Pressure increasing on Gov. Bill Haslam among critics, backers of sanctuary cities bill
Another State Bans Sanctuary Cities
Center for Immigration Studies, 5/1/2018
Tennessee Gov. Bill Haslam plans to look closely at ‘sanctuary city’ bill
Times Free Press, 5/2/2018
Tennessee Gov. Bill Haslam says he’ll take a close look at potential constitutional and other issues before deciding what action to take on a controversial measure requiring law enforcement to comply with federal immigration requests to hold undocumented people without probable cause or warrants.
The “sanctuary city” bill passed the General Assembly last Wednesday in the final hours of lawmakers’ annual session. As of Tuesday afternoon it had yet to be signed by House Speaker Beth Harwell, R-Nashville, and Senate Speaker Randy McNally, R-Oak Ridge, according to a legislative website.
Texas’s Sanctuary City Ban Has Trapped Immigrants in Terror
Many local police departments opposed the anti-sanctuary measure pushed by Republican legislators and Governor Greg Abbott because they predicted that the immigrant community would become too fearful to report crimes, but they have had no choice but to follow the letter of the law. Austin, the state capital and a liberal mecca that prides itself on welcoming immigrants, has been the city most clearly caught in the middle. Local officials and organizations are struggling to rebuild ties with the wary immigrant community, but the truth is they can’t shield undocumented people from deportation.
EDITORIAL: Keep Virginia’s ban on uranium mining
The Free Lance-Star, 5/9/2018
THE U.S. Supreme Court has been asked to hear a case challenging Virginia’s 36-year ban on uranium mining. At issue is whether Virginia has the authority to do so, or whether the federal Atomic Energy Act—AEA—of 1954 pre-empts state law.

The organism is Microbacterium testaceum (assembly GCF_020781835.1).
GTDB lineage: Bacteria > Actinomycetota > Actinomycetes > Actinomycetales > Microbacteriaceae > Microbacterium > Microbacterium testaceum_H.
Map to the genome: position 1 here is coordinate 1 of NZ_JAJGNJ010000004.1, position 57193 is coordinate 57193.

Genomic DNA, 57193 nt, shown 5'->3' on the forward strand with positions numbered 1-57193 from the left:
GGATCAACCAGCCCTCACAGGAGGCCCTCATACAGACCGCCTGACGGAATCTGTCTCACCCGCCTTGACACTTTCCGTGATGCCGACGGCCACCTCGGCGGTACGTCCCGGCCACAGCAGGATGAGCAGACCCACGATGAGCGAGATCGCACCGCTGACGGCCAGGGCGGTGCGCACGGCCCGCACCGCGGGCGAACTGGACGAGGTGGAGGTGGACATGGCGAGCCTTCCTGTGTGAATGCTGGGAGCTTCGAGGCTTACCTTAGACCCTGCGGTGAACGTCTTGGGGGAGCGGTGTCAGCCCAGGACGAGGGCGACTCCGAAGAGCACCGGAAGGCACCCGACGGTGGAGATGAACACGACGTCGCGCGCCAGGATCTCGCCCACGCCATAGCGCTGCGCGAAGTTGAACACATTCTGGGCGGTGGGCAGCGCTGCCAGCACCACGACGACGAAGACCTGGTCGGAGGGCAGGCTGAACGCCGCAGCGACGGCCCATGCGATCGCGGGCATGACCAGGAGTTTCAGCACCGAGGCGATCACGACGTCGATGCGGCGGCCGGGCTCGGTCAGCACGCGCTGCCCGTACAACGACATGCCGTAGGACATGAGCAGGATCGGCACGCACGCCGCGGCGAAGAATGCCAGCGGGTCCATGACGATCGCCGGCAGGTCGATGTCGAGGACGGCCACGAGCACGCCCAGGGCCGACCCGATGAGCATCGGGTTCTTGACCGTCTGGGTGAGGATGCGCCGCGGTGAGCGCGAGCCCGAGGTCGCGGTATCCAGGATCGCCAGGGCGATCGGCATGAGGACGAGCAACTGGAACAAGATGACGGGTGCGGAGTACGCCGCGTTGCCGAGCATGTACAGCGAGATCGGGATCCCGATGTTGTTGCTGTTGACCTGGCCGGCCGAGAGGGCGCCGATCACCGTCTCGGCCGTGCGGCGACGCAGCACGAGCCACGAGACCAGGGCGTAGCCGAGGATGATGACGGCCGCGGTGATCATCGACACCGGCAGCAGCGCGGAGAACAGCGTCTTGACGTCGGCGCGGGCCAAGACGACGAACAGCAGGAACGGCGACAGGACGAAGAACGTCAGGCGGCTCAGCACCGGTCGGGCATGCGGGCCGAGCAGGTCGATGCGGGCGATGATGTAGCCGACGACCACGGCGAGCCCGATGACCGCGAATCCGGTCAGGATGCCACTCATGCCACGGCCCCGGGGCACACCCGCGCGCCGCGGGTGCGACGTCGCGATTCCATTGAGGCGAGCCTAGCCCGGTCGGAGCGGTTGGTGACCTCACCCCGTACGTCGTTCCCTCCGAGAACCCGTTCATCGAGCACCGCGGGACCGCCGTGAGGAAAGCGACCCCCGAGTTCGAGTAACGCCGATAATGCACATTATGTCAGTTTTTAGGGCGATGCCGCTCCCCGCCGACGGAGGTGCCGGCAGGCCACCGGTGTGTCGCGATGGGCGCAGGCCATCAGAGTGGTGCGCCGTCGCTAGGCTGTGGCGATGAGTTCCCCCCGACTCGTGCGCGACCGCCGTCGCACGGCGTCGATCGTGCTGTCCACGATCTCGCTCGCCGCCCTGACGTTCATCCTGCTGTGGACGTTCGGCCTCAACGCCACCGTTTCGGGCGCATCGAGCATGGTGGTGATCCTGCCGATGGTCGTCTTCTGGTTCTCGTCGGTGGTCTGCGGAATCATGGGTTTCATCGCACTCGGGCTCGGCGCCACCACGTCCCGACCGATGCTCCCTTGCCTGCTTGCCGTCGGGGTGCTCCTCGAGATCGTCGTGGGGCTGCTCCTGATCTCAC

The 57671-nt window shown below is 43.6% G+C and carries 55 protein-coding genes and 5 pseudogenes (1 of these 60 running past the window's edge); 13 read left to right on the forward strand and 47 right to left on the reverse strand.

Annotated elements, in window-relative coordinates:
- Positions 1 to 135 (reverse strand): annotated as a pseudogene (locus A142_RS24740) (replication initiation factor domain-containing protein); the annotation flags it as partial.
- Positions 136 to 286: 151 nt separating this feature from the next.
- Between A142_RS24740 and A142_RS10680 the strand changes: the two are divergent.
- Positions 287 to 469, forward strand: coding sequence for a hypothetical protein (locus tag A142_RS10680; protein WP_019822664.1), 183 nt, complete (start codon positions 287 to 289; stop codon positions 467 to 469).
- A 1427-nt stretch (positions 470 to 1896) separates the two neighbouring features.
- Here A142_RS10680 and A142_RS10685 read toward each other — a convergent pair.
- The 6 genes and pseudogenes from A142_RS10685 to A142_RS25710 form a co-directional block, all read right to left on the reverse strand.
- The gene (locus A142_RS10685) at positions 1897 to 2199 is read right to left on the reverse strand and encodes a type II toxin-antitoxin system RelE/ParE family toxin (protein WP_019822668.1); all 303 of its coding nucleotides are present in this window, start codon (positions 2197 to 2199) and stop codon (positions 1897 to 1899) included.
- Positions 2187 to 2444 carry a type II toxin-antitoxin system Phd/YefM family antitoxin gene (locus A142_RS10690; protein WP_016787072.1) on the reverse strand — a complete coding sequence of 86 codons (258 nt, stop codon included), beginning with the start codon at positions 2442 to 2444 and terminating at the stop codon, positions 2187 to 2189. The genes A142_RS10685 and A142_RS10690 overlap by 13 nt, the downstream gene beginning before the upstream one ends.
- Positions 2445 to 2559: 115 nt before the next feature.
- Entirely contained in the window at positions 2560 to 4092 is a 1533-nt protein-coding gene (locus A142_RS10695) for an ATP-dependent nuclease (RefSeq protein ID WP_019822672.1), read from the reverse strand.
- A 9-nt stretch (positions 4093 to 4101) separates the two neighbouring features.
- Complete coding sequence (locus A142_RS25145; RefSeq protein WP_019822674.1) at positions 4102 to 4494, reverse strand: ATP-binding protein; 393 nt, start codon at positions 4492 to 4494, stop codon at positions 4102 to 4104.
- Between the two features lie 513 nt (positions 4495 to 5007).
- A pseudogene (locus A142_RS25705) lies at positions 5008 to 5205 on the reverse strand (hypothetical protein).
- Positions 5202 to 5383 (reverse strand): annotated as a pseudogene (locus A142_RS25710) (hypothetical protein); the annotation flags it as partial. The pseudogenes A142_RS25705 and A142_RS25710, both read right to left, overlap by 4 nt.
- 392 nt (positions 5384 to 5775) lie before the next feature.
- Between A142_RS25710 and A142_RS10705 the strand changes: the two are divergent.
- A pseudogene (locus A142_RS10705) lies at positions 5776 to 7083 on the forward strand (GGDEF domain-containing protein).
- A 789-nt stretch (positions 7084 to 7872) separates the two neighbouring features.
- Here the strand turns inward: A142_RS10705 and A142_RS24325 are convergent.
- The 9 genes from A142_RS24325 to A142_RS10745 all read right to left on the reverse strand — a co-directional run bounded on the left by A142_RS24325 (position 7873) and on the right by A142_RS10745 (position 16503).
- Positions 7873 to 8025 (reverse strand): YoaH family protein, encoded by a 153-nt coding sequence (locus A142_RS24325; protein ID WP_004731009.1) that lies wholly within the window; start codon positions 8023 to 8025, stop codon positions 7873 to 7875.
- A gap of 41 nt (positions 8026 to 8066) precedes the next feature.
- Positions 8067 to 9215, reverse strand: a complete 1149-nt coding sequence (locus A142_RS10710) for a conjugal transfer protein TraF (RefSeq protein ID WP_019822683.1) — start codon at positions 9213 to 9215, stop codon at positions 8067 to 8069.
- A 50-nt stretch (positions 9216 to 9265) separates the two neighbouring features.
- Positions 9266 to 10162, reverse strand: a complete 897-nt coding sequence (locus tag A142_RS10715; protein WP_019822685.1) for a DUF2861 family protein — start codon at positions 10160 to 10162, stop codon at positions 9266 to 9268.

Initiative would bar governments from enacting soda taxes
Signature gathering began this week for a proposed statewide initiative to bar cities and counties from imposing their own taxes on sweetened beverages as well as other food and drinks typically sold in supermarkets.
Under Initiative 1634, local governments could not enact a soda tax similar to what exists in Seattle but the state is not prohibited from doing so. And while the proposed measure does not undo Seattle’s regulation, it contains a provision to prevent the city from increasing or expanding the tax.
Alcoholic beverages, tobacco and marijuana products, which are regulated and taxed by the state, are excluded from the measure.
Just before the hearing, U.S. District Judge John T. Copenhaver Jr. issued a 45-page ruling that threw out Fayette’s waste disposal ban. No hearing was needed to gather facts, the judge said. It was strictly a legal issue, and the law, at least in this case, was clear: Federal and state statutes govern such matters; county officials can’t ban drilling in their own community.
The state of West Virginia “has concluded that oil and natural gas extraction is a highly valuable activity subject to centralized environmental regulation by” the state Department of Environmental Protection, the judge wrote. The County Commission “cannot interfere with, impede, or oppose the state’s goals.”
Wisconsin Law Prohibits Local Regulation of Several Employment Issues, Does Not Preempt Discrimination Ordinances
National Law Review, 5/7/2018
On April 16, 2018, Wisconsin Governor Scott Walker signed an amended version of 2017 Assembly Bill 748, thereby declaring a number of employment issues to be matters of statewide concern and therefore beyond the scope of municipal regulation. Although the bill originally included a provision that would have prohibited local regulation of employment discrimination, that provision was removed by an amendment. As such, municipalities remain free to enact and enforce equal employment opportunity ordinances at the local level like the Madison Equal Opportunities Ordinance and the De Pere Non-Discrimination in Housing, Public Accommodation and Employment Ordinance, both of which remain in effect.